New Report on the Economic Value of 171 College Majors Links College Majors to Earnings
WASHINGTON, May 24, 2011 /PRNewswire-USNewswire/ — A new study confirms that Hispanics make less—in some cases, much less—than their White and Asian counterparts, no matter what their undergraduate major. Even in one of the highest-paying majors for Hispanics, Chemical Engineering, Hispanics make $36,000 less than their White counterparts.
Using United States Census data available for the first time, the Georgetown University Center on Education and the Workforce is helping Americans connect the dots between college majors and career earnings. In the new report, What’s it Worth? The Economic Value of College Majors (http://cew.georgetown.edu/whatsitworth),this researchdemonstrates just how critical the choice of major is to Hispanic median earnings, and how Hispanics continue to be segregated by race in choice of major.
Hispanics are most concentrated in Law and Public Policy majors (10% of people in these majors are Hispanic), and Engineering majors (9%). They are extremely underrepresented in Agriculture and Natural Resource majors (4%).
While there is a lot of variation in earnings over a lifetime, the authors find that all undergraduate majors are ‘worth it,’ even taking into account the cost of college and lost earnings. However, the lifetime advantage ranges from $1,090,000 for Engineering majors to $241,000 for Education majors.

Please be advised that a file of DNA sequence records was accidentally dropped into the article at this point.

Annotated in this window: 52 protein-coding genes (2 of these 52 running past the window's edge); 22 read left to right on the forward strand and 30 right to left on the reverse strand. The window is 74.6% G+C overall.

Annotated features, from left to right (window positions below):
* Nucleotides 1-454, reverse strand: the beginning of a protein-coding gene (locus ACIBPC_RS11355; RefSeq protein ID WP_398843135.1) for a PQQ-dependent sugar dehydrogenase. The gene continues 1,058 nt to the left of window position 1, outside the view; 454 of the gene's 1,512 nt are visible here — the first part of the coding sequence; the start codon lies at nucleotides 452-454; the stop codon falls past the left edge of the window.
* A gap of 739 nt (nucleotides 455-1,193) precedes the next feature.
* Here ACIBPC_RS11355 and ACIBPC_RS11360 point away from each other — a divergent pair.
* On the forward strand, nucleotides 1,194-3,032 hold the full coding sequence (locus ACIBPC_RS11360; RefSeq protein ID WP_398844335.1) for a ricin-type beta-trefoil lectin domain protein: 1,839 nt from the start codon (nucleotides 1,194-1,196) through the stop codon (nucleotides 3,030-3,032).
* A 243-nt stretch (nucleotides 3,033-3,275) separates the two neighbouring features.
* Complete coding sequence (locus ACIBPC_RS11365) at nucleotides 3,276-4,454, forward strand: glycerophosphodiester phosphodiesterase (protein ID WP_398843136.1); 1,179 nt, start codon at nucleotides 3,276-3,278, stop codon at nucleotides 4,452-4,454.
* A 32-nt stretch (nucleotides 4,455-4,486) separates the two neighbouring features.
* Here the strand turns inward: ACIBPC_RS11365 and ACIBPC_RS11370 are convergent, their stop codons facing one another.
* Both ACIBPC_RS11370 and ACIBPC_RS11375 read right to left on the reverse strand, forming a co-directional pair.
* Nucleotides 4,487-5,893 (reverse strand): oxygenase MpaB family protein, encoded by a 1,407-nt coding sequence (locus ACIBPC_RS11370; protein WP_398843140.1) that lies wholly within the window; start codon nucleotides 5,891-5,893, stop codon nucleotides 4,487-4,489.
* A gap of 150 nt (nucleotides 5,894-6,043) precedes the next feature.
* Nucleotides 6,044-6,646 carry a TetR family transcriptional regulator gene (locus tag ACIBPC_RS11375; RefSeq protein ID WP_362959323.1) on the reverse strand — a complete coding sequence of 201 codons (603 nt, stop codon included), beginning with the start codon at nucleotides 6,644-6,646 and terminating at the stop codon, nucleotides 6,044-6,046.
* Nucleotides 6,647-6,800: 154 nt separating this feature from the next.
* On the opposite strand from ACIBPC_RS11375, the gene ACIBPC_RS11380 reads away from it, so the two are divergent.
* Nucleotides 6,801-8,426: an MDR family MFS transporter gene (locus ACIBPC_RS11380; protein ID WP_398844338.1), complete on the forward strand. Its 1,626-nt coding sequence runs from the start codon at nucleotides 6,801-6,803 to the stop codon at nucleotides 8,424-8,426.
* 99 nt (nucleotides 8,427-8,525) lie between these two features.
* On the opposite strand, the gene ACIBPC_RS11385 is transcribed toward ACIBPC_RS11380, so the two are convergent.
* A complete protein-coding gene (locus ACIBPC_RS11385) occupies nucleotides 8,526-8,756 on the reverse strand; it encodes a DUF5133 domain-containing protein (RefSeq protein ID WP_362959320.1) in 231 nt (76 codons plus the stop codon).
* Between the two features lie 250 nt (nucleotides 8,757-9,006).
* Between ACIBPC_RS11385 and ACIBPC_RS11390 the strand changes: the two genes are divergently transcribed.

Some of the findings include:
The top 10 majors with the highest median earnings for Hispanics are: Mechanical Engineering ($70,000); Civil Engineering ($65,000); Management Information Systems and Statistics ($65,000); Computer Science ($62,000); Electrical Engineering ($60,000); Computer and Information Systems ($60,000); Chemical Engineering ($59,000); Architecture ($59,000); Nursing ($58,000); and Industrial and Manufacturing Engineering ($56,000). They make more than African-Americans but less than Whites and Asians in most of these majors.
The 10 majors with the lowest median earnings Hispanics are: Theology and Religious Vocations ($30,000); Advertising and Public Relations ($38,000); General Education ($38,000); Social Work ($38,000); Mathematics ($40,000); Physical and Health Education Teaching ($40,000); Biology ($40,000); Psychology ($40,000); Elementary Education ($40,000); and Fine Arts ($40,000). Hispanics make less than their White, Asian, and African-American counterparts in almost all of these majors.
The analyses contained in this report are based on newly released data from the 2009 American Community Survey (ACS). For the first time in this survey the Census Bureau asked individuals who indicated that their degree was a bachelor’s degree or higher, to supply their undergraduate major. Their responses were then coded and collapsed by the Census Bureau into 171 different degree majors. Unlike other data sources focused on recent degree recipients, the Census data enables analysis across an individual’s full life cycle.
Georgetown University Center on Education and the Workforce (http://cew.georgetown.edu) is an independent, nonprofit research and policy institute that studies the link between individual goals, education and training curricula and career pathways.